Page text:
When Ram Seshadri was asked why he donates so generously to Military and Emergency Services Health Australia (MESHA), he said the answer was simple: he and his late wife Prabha wanted to support those who have sacrificed so much for us.
Ram lives by the Japanese philosophy Ikigai, meaning to find your purpose in life. By donating to MESHA, Ram’s sense of purpose is fulfilled, knowing he is not only helping our service men, women and their families, but he’s also continuing Prabha’s legacy.
Their connection with veterans began when Prabha worked at the Repat Hospital in oncology, where she remained for over 35 years. Ram was also affiliated with the Repat as he was studying haematology at Flinders University.
“I used to visit the Repat quite regularly and I managed patients who were veterans,” Ram said.
“There was one veteran I met who really made an impact on me. He’d lost both his legs, but despite this he was still so resilient. I realised how strong veterans are despite all the challenges they face.”
Ram’s connection with the Repat further deepened after the loss of Prahba, Ram said:
“The staff helped me organise a monument at the Repat Hospital which I visit every time I’m in Adelaide.”
Ram has been supporting MESHA for a number of years by funding research grants in his late wife’s name, in lieu of leaving a bequest.
“This is my purpose. If you have a purpose in life, you keep going. I believe everyone must have Ikigai to keep moving forward.”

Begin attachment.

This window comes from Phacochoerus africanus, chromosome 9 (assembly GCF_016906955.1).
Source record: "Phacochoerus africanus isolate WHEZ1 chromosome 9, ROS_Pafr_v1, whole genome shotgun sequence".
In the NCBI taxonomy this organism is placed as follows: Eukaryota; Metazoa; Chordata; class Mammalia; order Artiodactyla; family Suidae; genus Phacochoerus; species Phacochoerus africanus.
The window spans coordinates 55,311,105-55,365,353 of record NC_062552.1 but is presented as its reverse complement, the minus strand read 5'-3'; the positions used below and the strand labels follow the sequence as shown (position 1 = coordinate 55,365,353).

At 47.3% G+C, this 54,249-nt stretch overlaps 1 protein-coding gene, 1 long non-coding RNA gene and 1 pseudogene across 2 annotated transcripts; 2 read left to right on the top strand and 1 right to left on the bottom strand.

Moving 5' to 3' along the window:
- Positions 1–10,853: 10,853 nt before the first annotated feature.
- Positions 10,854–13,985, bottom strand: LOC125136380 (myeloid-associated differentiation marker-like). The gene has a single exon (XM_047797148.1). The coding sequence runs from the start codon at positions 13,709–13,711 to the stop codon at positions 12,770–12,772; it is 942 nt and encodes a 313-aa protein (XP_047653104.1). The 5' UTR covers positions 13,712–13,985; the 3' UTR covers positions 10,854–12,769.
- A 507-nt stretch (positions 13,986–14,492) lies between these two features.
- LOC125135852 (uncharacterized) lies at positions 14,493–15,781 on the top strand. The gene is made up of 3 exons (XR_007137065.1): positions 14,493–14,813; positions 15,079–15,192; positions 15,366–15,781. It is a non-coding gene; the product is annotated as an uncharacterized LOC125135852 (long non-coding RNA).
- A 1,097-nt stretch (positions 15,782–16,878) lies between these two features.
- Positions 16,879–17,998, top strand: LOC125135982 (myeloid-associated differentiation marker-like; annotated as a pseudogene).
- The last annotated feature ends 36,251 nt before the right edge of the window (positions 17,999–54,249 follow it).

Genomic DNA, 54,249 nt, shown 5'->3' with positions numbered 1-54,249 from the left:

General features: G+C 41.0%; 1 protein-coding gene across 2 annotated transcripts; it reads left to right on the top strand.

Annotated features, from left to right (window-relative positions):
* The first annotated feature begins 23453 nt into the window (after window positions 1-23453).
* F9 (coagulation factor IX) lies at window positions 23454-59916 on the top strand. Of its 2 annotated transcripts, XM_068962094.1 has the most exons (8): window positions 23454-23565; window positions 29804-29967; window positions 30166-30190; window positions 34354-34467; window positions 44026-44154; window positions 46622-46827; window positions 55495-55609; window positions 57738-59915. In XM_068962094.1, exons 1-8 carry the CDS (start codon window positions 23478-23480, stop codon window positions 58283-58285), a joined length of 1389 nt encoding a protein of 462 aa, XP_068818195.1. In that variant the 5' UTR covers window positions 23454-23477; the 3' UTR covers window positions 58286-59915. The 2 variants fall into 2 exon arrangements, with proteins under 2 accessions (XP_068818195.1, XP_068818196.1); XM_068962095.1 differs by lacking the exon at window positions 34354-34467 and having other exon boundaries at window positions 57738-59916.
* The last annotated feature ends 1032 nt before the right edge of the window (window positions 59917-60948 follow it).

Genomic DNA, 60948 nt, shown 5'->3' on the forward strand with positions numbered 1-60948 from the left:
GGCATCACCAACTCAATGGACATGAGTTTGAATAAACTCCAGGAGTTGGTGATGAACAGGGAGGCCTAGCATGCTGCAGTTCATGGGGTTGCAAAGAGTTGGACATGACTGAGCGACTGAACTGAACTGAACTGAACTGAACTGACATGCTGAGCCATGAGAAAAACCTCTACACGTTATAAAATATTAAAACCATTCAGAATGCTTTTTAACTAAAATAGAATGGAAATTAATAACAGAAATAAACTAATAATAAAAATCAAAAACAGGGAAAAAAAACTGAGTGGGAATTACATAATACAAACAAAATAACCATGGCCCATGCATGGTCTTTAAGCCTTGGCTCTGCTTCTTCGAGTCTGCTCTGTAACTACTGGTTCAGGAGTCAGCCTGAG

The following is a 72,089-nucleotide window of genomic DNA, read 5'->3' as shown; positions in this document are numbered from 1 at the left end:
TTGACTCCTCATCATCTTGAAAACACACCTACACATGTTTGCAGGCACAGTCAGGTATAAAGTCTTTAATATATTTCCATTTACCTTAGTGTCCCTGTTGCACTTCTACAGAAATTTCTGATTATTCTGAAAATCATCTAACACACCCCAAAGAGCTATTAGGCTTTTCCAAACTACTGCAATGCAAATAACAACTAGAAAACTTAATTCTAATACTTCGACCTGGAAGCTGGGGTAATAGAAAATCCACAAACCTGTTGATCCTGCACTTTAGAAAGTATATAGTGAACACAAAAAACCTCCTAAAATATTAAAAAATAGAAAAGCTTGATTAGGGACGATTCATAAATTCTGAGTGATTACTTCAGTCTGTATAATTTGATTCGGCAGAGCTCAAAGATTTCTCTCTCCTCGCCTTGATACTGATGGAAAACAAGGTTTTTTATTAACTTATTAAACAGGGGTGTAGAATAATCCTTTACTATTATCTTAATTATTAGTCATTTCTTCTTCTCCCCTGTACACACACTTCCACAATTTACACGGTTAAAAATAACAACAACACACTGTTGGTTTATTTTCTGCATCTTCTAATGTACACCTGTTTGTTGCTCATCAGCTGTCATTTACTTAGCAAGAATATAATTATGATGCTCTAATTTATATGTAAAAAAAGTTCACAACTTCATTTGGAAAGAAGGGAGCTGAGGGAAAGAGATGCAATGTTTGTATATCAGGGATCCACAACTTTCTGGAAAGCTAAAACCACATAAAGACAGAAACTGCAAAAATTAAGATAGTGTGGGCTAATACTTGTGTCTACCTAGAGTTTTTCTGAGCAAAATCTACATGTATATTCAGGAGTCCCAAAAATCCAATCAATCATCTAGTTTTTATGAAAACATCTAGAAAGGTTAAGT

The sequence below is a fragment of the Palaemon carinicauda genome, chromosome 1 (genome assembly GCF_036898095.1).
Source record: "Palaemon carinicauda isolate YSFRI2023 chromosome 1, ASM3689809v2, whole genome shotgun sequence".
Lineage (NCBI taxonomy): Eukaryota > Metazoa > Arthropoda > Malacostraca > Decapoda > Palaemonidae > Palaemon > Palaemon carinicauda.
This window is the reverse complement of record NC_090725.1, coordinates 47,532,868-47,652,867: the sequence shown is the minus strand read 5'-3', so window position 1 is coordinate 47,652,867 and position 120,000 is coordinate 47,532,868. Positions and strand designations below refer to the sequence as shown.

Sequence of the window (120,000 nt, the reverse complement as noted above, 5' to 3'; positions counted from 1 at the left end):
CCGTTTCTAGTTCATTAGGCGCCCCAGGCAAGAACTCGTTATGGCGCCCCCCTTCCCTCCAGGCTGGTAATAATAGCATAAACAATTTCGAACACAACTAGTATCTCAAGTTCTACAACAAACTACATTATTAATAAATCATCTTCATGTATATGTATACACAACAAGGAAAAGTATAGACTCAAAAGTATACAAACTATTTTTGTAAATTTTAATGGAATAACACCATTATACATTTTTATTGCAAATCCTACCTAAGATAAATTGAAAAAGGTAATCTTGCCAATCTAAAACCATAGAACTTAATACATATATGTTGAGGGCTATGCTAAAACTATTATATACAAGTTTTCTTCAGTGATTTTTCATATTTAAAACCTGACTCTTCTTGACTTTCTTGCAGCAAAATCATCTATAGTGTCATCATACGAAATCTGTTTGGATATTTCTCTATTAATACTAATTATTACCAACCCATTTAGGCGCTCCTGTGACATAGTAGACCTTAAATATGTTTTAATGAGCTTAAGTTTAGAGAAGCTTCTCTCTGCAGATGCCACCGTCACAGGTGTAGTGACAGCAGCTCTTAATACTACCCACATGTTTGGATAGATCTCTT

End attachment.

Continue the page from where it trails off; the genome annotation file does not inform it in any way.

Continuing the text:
Leaving a Lasting Legacy
Once again, Ram has generously donated funds through the Prabha Seshadri Veteran and Emergency Services Mental Health Grant, which will be used to support several research projects.
One project will support the evaluation of the Voice of Light program, co-founded by light painting photographer Denis Smith and veterans Darren Edmonds and Paul Gormley.
The three came together in June 2021 with a shared vision of an innovative and creative, peer-facilitated recovery program for veterans and first responders living with service-related mental health challenges.
This program uses light painting photography as a medium for participants to be able to tell their stories and convey their feelings without the need or pressure to find the right words. It’s conducted over seven weeks including individual six-hour sessions, one local overnight session, three days at the Flinders Ranges and a private and public exhibition of participant-created imagery.
The grant, which was announced at MESHA’s 14th Annual Remembrance Day Breakfast last year will be used by MESHA to conduct a two-stage evaluation of the Voice of Light Program.
MESHA is extremely grateful for Ram’s support over a number of years and we look forward to updating you on the progress of this evaluation.